Tuesday, August 30, 2011


 Wade's Take:
The concept of Fare is a good one. Take good, clean, organic foods. Prepare and cook them as they are meant to be cooked. Keep the dishes straightforward, the infusions to a minimum and let the natural flavors present themselves.

Fare's blog expounds upon this decision-making process in great detail (and has an interesting section devoted to Philly tap water's improved purity to bottled water). The interior of this Fairmount restaurant reflects this ethos as well. Clean lines and simple design are abound with hearty wooden tables and comfortable booths and chairs.

This is all well and good - but we were there to eat. And that's where it didn't (the pun can't be resisted) fare well.
I began with the scallops. They were great. Two scallops pan-fried with a crisp edge and melt-in-your-mouth center. The scallops sat on a sweet pea puree that was good enough to constitute it's own soup. 
I couldn't resist the idea of an avocado crab cake, and had to order it as my main. The crabcakes were very good. The hunks of fresh avocado were in equal proportion to the crab meat, and there was a punch of wasabi in the mix as well. Although pan-fried, the crabcakes weren't too oily. All of these flavors I describe above took some detective work to uncover, though, because the crabcakes came doused in sweet chili sauce. I am a great fan of chili sauce - I will dump it on anything edible at home. However, it wasn't necessary for this dish and overpowered it. 
The sides for the crabcakes included a rice pilaf and julienned summer vegetables (squash, cucumber and company). Both were plain and unremarkable. Not offensive, not memorable... just simple sides. I suddenly understood why there were salt and pepper shakers on all the tables.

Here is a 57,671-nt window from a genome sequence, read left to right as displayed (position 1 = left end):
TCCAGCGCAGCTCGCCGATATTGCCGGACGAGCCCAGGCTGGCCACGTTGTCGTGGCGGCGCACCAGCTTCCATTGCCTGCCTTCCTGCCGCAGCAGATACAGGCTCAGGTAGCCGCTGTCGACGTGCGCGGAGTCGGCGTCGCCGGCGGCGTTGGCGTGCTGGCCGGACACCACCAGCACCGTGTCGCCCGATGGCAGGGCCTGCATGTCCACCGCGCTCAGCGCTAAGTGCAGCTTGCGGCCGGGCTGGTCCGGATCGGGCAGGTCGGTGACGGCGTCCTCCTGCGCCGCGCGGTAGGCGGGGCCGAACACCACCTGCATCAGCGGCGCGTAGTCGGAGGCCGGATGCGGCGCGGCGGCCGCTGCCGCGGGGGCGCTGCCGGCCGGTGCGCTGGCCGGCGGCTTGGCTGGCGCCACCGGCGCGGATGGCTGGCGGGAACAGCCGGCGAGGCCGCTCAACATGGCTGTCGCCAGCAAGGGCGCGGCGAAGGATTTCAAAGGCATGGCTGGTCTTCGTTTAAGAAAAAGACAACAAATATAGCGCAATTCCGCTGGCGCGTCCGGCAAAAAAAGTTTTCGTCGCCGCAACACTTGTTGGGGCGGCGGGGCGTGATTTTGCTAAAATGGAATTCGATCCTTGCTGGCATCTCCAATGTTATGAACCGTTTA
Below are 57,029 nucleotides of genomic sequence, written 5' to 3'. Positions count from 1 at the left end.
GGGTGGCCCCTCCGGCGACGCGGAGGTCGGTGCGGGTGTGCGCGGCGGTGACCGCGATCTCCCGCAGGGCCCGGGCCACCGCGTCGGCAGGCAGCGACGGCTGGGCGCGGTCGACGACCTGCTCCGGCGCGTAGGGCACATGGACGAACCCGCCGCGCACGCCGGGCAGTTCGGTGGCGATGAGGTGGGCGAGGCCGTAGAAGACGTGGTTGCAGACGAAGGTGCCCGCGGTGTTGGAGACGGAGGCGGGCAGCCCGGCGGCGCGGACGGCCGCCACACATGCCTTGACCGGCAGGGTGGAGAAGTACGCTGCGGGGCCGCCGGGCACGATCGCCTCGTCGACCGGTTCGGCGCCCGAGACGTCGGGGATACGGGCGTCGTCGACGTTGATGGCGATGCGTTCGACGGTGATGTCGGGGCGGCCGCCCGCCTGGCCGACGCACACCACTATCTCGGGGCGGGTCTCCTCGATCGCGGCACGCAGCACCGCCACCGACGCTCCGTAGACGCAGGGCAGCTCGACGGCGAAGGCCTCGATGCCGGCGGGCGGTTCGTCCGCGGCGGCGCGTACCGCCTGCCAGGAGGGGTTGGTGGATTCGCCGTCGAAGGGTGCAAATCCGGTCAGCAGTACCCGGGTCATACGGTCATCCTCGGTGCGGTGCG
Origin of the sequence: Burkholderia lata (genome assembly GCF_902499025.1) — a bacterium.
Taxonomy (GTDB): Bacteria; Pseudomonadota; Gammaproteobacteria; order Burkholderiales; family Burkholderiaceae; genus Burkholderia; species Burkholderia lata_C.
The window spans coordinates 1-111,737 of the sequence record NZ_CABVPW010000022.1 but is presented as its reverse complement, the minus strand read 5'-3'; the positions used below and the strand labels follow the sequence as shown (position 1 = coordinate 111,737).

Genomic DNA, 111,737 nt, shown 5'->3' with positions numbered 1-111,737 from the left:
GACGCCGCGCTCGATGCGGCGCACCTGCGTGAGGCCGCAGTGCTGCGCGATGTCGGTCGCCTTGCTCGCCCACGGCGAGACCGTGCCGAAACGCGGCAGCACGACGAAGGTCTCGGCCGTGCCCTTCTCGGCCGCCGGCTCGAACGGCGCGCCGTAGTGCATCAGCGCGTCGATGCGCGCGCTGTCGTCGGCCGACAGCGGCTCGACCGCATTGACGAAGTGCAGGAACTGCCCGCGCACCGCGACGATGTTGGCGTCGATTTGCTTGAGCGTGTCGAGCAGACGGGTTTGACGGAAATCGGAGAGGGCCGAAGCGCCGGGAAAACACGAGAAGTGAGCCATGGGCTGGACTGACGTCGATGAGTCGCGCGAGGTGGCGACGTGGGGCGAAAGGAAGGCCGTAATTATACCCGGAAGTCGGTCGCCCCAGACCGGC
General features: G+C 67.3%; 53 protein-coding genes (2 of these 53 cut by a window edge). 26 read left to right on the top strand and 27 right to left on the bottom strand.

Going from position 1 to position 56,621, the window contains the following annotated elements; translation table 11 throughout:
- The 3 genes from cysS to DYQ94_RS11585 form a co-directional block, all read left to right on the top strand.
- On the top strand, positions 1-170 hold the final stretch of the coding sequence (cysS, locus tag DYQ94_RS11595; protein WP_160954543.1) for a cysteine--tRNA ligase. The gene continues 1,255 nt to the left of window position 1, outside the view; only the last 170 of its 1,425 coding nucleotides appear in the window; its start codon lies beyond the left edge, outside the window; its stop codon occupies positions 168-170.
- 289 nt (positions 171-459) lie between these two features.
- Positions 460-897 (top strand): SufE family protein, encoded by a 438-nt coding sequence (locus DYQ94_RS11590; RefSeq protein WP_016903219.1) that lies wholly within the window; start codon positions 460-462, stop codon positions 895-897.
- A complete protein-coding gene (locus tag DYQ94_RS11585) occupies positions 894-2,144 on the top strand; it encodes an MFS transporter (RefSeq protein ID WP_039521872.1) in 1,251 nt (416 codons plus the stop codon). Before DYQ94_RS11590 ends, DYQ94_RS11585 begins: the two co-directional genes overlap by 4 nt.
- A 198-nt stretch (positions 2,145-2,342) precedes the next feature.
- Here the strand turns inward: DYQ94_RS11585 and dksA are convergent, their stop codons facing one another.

Dessert came in two forms - semisweet flourless chocolate cake and some sort of sage candle-like pudding. Dave nailed it when he assessed they weren't house-made. The flourless chocolate cake was mediocre. It was on the dry and crumbly side and served with a whipped cream (good) and strawberries (which somehow tasted out-of-season).

Overall, my take is that this is a place where you'd take a finicky Aunt from out-of-town who likes nice restaurants but prefers dishes on the simpler side.

Two out of four organic fares.

Jess’ Take:
Wade pretty  much said it – great concept, but I can make it at home. I was very excited when this restaurant opened because not only do I love the organic/local trend that has overtaken Philly, but it’s also in my neighborhood! Unfortunately the whole meal was good, but not great.  

I started with roasted cauliflower and chickpeas over a dill yogurt sauce. I’m not a huge cauliflower fan unless it’s roasted, and I LOVE chickpeas, so this dish sounded perfect. It was nice, but needed a little oomph. There just wasn’t much there, there.

For my main entrée I went with grilled salmon with a tarragon caper sauce served over brown rice with a side of roasted corn.  Again, I was un-wowed. It was good, but something I could have thrown together at home in 30 minutes while I’m running around the house getting other things done. And the tarragon caper sauce was more of a tartar sauce, which I ended up scraping off midway through.
I know that our review is much like others written recently and I hope that the chef listens and gives a little more effort into flavor and simple creativity. I would love for this restaurant to turn it around because it’s only a hop, skip and jump away from home.

2 out of a possible 4 roasted chickpeas.  

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